Many organisations like to claim that “people are their greatest asset”. However, perhaps the ultimate test of this mantra is when tough times hit, and organisations start to seek ways to cut costs. Usually this includes labour costs and ways to trim the wage bill.

Employment downsizing – defined as permanent workforce reductions to cut costs – is a common response to periods of economic turbulence, as demonstrated by the layoffs following the emergence of the 2008 global financial crisis, and the 2020 public health crisis, though UK government’s Coronavirus Job Retention Scheme intervention undoubtedly helped to save jobs during the recent pandemic.

The negative consequences of downsizing for all involved are well known. Numerous research studies confirm that, as well as having a negative impact on those who lose their jobs, downsizing is harmful for the ‘survivors’, and also takes a toll on managers charged with its implementation.  Research also confirms organisations that are quick to downsize in times of trouble also fare worse in the long-term than their competitors who delay job cuts.

With continued political turmoil and economic uncertainty around the world, the UK slipping into recession in the last quarter of 2023, and major employers announcing job cuts - including John Lewis, EY, Barclays, Abrdn, Nationwide, Sainsbury’s and Morrisons - it’s worth revisiting the alternatives to downsizing in challenging times.   

These include measures to cut costs, including freezing or cutting pay, reducing working time, freezing recruitment and promotion, unpaid leave, and removing agency and contract staff. Other measures might be more concerned with keeping workers busy during a time of reduced demand including redistributing work, reallocating workers, insourcing, or loaning workers. Spare time might also be allocated to training and development activity or business improvement projects.

Some of these adjustments, especially those aimed at saving payroll costs, could be viewed as complementary measures which can be deployed in parallel with workforce reductions to maximise short-term cost savings. However, they can also be seen as part of a series of responses, with compulsory redundancies a last resort, to be implemented only when all other measures have been exhausted. In other words, while a downturn means some difficult decisions might have to be made, organisations usually have a choice regarding exactly how to respond.

Much depends on the context and situation. Does the downturn present an immediate and significant threat to organisational survival such that the cost savings associated with mass layoffs are deemed to be worth the damage normally associated with such traumatic measures? Is the organisation encountering terminal decline meaning permanent headcount reductions are considered both necessary and appropriate? Or are the challenges viewed as temporary, therefore presenting the need for a longer-term strategy which ensures the organisation is well-positioned for subsequent economic and market recovery? This might be especially important in knowledge intensive or high skill settings or tight labour markets, but equally relevant in any organisation which claims its ‘people are its most important assets’.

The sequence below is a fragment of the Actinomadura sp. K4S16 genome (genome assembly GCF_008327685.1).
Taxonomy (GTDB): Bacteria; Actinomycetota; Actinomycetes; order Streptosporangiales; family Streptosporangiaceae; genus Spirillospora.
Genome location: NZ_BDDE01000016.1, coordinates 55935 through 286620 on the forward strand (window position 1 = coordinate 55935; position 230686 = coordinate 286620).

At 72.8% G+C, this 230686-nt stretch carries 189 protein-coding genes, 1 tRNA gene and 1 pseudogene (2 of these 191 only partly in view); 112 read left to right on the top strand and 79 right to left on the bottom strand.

In such situations alternative HR measures might be preferred to mitigate compulsory redundancies. This approach, which takes a longer-term view and seeks to minimise the negative consequences of downsizing, is often referred to as ‘responsible restructuring’. This does not necessarily mean that job security is guaranteed, but rather an emphasis upon avoiding ‘knee-jerk’ redundancies, minimising mass layoffs, and ensuring that any redundancy processes are fair, and that redundant workers are appropriately supported.

Responsible restructuring approaches are thought to be most common in continental European nations such as Germany, where traditions of social partnership and dialogue encourage labour management cooperation. Yet evidence from the UK suggests that – and contrary to the view that more lightly regulated nations downsize at the first sign of trouble - in times of distress many British firms implement a combination of employment adjustments and are well aware of the importance of communication and employee engagement in uncertain times.

With the current economic outlook continuing to be challenging, organisational decision makers and HR leaders are urged to consider - and crucially to work together with employee representatives to devise – creative and innovative HR strategies and consider alternatives to downsizing in times of crisis.      

This article draws upon recent research published in the Human Resource Management Journal. Johnstone, S. (2024) Human resource management in recession: Restructuring and alternatives to downsizing in times of crisis. Human Resource Management Journal, 34(1) (Open Access).

Dr Stewart Johnstone is Reader in Human Resource Management and Employment Relations in the Department of Work, Employment and Organisation at the University of Strathclyde, Glasgow. His research expertise includes employee voice and participation, and employment restructuring. He is currently leading a UKRI study on employee voice as part of the ESRC Transforming Working Lives research programme. He can be contacted at [email protected]